By: Bounchanh, VTE 2010

A Necgleted Child

Noy just turned 17 this year. She was born in a rural district of Phongsaly. From the time her family fell apart with her parents’ divorce at age three, she was raised by her grandparents. Her mother remarried with a single father of 5 children and her father remarried another woman. When she was 9 years old she was sent to be with her mother under the same roof with her new father. She only stayed there for five months because she could not bear the way her new father treated her. She had to deal with the five step-children as well and when the parents were not home she endured moments that she would rather forget. For lessons at school we have to repeat and memorize many times to remember it but still often we forget it easily which opposed with experiences of one’s life. This is a characteristic of human being’s life. We’re told to remember our lessons in school, but it’s the harsh experiences of real life that stick in our memories.

She moved to LNT when she was 10 years old. There was a girl who was five years older than she was at that time and invited her to go work in LNT with her. She agreed right away. “I didn’t think anything of it,” she said. She went with the girl to LNT. They had jobs in a fish pond owned by Chinese. They had been working there for two years then her friend got married to a labourer at a brick factory. She went to work as a cook for the brick factory workers with her friend. After working there for 5 months, she decided to leave to search for something new in her like. She was 13 then.

Luckily, she got a job in a restaurant in LNT as a cook but to try to live without any support from her family at 13 was beyond the expectations of any girl. After three months, she went back to her married friend at the brick factory. “My friend was like a roof for me. I could go back to her any time rain or shine,” she said. For myself, I could hardly hold back my tears when I heard her voice become dark. Two months later, a woman living near the brick factory approached her and offered her a job in a beer shop. The girl did not know at that time that she would have to sleep with customers. Now, she has been working there for 5 months. Her job is to serve beer to clients and sleep with them on their requests. She can only write her name and has only a basic reading skill. She makes on average of 500 000 kip a week by earning100, 000 kip from sleeping with a client. She told me that she has 2,000,000 kip in her bank account. She has not been to her hometown for nearly 7 years. There’s rumour news that her grandparents have been sick. She is planning to go back to her hometown in March to visit her grandparents. “I don’t miss my hometown, but I miss my grandparents day and night,” she told me with a depressed voice.

By: Bounchanh 2010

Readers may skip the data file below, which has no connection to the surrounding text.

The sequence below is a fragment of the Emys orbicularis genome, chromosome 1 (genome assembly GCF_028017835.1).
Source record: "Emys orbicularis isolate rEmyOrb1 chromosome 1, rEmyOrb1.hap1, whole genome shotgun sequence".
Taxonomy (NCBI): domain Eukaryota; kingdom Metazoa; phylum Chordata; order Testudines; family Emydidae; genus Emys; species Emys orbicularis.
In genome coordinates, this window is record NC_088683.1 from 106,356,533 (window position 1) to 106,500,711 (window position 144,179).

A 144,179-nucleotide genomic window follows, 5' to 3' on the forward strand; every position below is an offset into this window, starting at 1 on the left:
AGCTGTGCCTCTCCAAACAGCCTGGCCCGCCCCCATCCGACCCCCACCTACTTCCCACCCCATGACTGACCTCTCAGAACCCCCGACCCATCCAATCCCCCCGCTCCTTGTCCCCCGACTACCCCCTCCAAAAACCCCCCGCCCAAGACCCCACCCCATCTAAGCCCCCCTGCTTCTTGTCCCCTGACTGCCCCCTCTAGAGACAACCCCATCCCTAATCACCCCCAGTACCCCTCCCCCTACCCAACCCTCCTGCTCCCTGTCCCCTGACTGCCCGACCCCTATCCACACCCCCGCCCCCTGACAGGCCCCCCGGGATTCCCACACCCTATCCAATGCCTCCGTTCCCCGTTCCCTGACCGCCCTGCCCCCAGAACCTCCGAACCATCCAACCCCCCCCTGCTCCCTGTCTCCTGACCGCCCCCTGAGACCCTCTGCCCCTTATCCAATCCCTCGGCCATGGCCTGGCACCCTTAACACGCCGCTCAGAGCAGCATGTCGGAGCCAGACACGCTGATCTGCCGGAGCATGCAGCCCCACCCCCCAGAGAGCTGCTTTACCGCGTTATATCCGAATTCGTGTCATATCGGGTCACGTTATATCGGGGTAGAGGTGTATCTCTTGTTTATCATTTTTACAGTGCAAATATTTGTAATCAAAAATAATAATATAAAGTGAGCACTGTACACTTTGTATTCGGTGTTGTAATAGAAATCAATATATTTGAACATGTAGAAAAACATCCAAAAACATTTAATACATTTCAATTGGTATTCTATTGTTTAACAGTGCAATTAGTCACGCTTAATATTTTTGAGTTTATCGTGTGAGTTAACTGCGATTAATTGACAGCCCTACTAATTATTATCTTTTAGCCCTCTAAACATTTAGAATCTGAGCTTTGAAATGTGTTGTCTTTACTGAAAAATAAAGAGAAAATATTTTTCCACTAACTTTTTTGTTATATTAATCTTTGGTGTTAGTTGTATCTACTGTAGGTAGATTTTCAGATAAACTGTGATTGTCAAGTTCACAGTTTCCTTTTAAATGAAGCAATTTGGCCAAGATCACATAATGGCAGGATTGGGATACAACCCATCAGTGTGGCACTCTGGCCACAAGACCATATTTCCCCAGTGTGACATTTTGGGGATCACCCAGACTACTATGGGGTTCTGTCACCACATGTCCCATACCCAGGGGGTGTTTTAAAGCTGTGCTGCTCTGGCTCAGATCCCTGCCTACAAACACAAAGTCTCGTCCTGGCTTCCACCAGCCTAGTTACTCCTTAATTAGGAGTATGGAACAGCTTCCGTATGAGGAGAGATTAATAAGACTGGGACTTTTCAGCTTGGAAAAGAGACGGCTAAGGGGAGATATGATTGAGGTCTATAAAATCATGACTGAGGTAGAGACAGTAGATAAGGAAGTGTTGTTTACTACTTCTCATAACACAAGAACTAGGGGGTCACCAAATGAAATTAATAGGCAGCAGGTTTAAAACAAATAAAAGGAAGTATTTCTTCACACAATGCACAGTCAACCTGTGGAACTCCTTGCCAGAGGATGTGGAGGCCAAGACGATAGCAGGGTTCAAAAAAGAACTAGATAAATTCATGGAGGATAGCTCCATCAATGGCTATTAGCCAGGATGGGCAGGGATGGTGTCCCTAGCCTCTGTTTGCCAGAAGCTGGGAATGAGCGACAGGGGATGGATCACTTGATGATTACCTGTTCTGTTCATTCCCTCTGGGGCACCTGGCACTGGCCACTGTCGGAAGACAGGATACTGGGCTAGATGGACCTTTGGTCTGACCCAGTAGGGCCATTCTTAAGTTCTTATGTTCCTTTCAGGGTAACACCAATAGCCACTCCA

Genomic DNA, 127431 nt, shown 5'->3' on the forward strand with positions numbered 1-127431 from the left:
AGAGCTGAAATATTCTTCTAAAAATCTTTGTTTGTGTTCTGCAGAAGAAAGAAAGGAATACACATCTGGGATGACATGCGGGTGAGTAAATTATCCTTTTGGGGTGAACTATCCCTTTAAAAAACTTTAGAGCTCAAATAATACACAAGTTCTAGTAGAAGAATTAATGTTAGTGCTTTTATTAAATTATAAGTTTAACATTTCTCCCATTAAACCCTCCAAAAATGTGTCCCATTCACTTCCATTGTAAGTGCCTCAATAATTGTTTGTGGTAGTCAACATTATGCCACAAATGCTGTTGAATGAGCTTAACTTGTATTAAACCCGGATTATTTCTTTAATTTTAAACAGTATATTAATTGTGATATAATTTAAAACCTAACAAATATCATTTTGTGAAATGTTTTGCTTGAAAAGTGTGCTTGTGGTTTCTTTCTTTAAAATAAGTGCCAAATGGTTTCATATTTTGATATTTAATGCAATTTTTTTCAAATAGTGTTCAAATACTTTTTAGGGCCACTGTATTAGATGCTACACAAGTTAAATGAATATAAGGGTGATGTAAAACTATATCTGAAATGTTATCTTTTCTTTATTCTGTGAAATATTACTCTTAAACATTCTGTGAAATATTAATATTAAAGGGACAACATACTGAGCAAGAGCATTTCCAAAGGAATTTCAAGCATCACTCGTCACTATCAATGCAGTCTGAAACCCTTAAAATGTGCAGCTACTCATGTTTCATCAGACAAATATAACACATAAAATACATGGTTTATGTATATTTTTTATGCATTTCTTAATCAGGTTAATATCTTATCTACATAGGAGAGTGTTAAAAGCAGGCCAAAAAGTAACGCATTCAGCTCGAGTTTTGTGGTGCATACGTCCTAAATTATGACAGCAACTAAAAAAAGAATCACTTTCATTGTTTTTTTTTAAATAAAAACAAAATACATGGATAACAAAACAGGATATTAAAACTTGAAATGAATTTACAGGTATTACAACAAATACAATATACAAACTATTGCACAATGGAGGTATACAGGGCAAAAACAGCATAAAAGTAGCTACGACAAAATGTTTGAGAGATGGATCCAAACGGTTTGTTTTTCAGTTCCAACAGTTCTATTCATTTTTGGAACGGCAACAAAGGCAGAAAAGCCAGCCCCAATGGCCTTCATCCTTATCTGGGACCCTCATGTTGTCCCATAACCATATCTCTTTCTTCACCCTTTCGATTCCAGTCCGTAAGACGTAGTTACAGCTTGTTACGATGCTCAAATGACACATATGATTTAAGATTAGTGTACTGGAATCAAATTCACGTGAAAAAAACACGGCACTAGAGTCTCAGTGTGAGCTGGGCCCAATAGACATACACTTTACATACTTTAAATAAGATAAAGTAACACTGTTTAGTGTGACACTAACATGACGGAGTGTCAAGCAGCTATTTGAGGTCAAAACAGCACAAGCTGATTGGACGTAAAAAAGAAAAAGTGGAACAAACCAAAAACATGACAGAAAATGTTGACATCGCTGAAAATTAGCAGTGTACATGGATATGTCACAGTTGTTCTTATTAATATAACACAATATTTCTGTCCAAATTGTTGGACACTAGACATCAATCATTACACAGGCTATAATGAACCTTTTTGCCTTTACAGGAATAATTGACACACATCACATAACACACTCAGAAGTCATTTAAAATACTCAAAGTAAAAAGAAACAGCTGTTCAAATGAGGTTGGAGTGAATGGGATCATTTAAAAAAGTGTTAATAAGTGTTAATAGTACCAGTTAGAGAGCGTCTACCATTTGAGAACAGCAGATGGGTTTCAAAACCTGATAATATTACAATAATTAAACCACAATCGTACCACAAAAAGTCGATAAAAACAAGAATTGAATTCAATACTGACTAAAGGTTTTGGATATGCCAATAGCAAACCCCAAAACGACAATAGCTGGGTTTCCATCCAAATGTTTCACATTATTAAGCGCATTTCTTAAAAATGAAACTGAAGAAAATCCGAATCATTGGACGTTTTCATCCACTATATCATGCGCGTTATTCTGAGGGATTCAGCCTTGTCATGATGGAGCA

วันพุธ

...Beautiful Smile


Wednesday 27th, 2010 after spending 3 days carrying out the training for the ADRA (Adventist Development Relief Agency) staff in Luangnamtha on data collection and report writing. Our team traveled to Nalae district to conduct research on youth heath. It is only 75 km from the town of Luang Namtha, but it took more than two hours so you can imagine what the road condition is like. While sitting in the car, I thought about how this district must be isolated and less influenced by the world.  When we got close to town, I could see a bridge in the distance. I thought, “Wow, this is really beautiful.” By chance, the guesthouse that had been booked for our team was located right next to this bridge. As soon as I got out of the car, I walked to the bridge. I could see that the bridge was under construction. There were around 20 workers and I guessed that they were Chinese because of the language they were speaking. There was a car with a Chinese license plate just 20 meters from the bridge site and it confirmed what I had thought. I talked with an old man who was living near the bridge and he told me that the bridge construction started in November 2009 and is expected to be completed in the next five months. He explained that they are building this bridge because there are a lot of villages on the other side of the river.

After that, I walked around town, eager to explore the place as a newcomer. On my walk, I saw a group of children playing on the ground. I approached them and took some pictures and spoke with them in their dialects. At the corner of a house I saw a woman making something and I left the children to approach the woman.

‘Sabaidee…What are you doing? I asked.
I tried to be as polite as possible so as not to make her suspect that I was a spy or a government officials. She smiled and turned her face to look at a boy who was sitting next to her and a girl who was washing some vegetables outside of the kitchen. I later understood that they were her children.